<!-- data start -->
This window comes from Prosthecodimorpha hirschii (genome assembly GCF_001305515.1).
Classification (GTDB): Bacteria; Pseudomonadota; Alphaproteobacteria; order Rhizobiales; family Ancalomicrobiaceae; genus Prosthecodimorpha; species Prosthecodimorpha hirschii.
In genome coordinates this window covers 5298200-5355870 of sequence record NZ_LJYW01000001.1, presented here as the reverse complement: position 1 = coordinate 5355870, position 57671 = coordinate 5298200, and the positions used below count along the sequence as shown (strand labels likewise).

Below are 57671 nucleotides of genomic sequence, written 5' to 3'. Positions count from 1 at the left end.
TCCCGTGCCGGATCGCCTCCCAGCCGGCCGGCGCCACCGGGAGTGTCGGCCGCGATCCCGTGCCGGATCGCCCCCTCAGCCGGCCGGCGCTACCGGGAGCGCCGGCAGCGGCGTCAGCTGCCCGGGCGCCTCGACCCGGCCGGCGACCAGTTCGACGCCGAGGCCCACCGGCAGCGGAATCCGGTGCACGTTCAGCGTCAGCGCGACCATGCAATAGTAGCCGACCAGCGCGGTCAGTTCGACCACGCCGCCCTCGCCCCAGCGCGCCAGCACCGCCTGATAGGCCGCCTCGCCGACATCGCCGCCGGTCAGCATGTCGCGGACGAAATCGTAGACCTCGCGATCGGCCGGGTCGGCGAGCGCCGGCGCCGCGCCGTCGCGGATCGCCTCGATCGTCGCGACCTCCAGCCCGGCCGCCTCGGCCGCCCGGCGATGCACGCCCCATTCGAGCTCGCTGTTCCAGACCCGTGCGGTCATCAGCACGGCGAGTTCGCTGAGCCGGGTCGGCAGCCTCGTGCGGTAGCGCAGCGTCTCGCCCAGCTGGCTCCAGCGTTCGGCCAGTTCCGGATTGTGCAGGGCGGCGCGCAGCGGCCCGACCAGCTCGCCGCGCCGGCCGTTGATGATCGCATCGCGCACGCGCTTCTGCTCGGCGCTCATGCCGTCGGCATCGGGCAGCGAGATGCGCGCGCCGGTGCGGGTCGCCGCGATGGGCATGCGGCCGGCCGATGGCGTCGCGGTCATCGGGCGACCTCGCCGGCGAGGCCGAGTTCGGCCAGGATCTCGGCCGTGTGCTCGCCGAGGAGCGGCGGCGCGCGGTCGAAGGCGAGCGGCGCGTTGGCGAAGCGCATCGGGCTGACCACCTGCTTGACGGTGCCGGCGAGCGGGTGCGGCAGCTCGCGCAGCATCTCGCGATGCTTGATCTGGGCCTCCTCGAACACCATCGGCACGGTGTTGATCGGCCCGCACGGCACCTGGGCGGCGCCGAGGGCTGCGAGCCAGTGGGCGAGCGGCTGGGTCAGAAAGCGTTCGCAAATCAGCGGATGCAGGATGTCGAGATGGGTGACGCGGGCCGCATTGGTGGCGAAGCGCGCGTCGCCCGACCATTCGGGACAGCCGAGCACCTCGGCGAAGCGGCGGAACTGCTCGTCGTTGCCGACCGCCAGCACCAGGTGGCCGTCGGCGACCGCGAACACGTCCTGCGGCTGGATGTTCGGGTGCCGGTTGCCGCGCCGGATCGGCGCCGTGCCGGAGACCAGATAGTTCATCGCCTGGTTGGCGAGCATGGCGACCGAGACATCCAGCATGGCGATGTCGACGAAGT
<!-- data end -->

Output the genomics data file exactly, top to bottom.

This window comes from Prosthecodimorpha hirschii (genome assembly GCF_001305515.1).
Classification (GTDB): Bacteria; Pseudomonadota; Alphaproteobacteria; order Rhizobiales; family Ancalomicrobiaceae; genus Prosthecodimorpha; species Prosthecodimorpha hirschii.
In genome coordinates this window covers 5298200-5355870 of sequence record NZ_LJYW01000001.1, presented here as the reverse complement: position 1 = coordinate 5355870, position 57671 = coordinate 5298200, and the positions used below count along the sequence as shown (strand labels likewise).

Below are 57671 nucleotides of genomic sequence, written 5' to 3'. Positions count from 1 at the left end.
TCCCGTGCCGGATCGCCTCCCAGCCGGCCGGCGCCACCGGGAGTGTCGGCCGCGATCCCGTGCCGGATCGCCCCCTCAGCCGGCCGGCGCTACCGGGAGCGCCGGCAGCGGCGTCAGCTGCCCGGGCGCCTCGACCCGGCCGGCGACCAGTTCGACGCCGAGGCCCACCGGCAGCGGAATCCGGTGCACGTTCAGCGTCAGCGCGACCATGCAATAGTAGCCGACCAGCGCGGTCAGTTCGACCACGCCGCCCTCGCCCCAGCGCGCCAGCACCGCCTGATAGGCCGCCTCGCCGACATCGCCGCCGGTCAGCATGTCGCGGACGAAATCGTAGACCTCGCGATCGGCCGGGTCGGCGAGCGCCGGCGCCGCGCCGTCGCGGATCGCCTCGATCGTCGCGACCTCCAGCCCGGCCGCCTCGGCCGCCCGGCGATGCACGCCCCATTCGAGCTCGCTGTTCCAGACCCGTGCGGTCATCAGCACGGCGAGTTCGCTGAGCCGGGTCGGCAGCCTCGTGCGGTAGCGCAGCGTCTCGCCCAGCTGGCTCCAGCGTTCGGCCAGTTCCGGATTGTGCAGGGCGGCGCGCAGCGGCCCGACCAGCTCGCCGCGCCGGCCGTTGATGATCGCATCGCGCACGCGCTTCTGCTCGGCGCTCATGCCGTCGGCATCGGGCAGCGAGATGCGCGCGCCGGTGCGGGTCGCCGCGATGGGCATGCGGCCGGCCGATGGCGTCGCGGTCATCGGGCGACCTCGCCGGCGAGGCCGAGTTCGGCCAGGATCTCGGCCGTGTGCTCGCCGAGGAGCGGCGGCGCGCGGTCGAAGGCGAGCGGCGCGTTGGCGAAGCGCATCGGGCTGACCACCTGCTTGACGGTGCCGGCGAGCGGGTGCGGCAGCTCGCGCAGCATCTCGCGATGCTTGATCTGGGCCTCCTCGAACACCATCGGCACGGTGTTGATCGGCCCGCACGGCACCTGGGCGGCGCCGAGGGCTGCGAGCCAGTGGGCGAGCGGCTGGGTCAGAAAGCGTTCGCAAATCAGCGGATGCAGGATGTCGAGATGGGTGACGCGGGCCGCATTGGTGGCGAAGCGCGCGTCGCCCGACCATTCGGGACAGCCGAGCACCTCGGCGAAGCGGCGGAACTGCTCGTCGTTGCCGACCGCCAGCACCAGGTGGCCGTCGGCGACCGCGAACACGTCCTGCGGCTGGATGTTCGGGTGCCGGTTGCCGCGCCGGATCGGCGCCGTGCCGGAGACCAGATAGTTCATCGCCTGGTTGGCGAGCATGGCGACCGAGACATCCAGCATGGCGATGTCGACGAAGT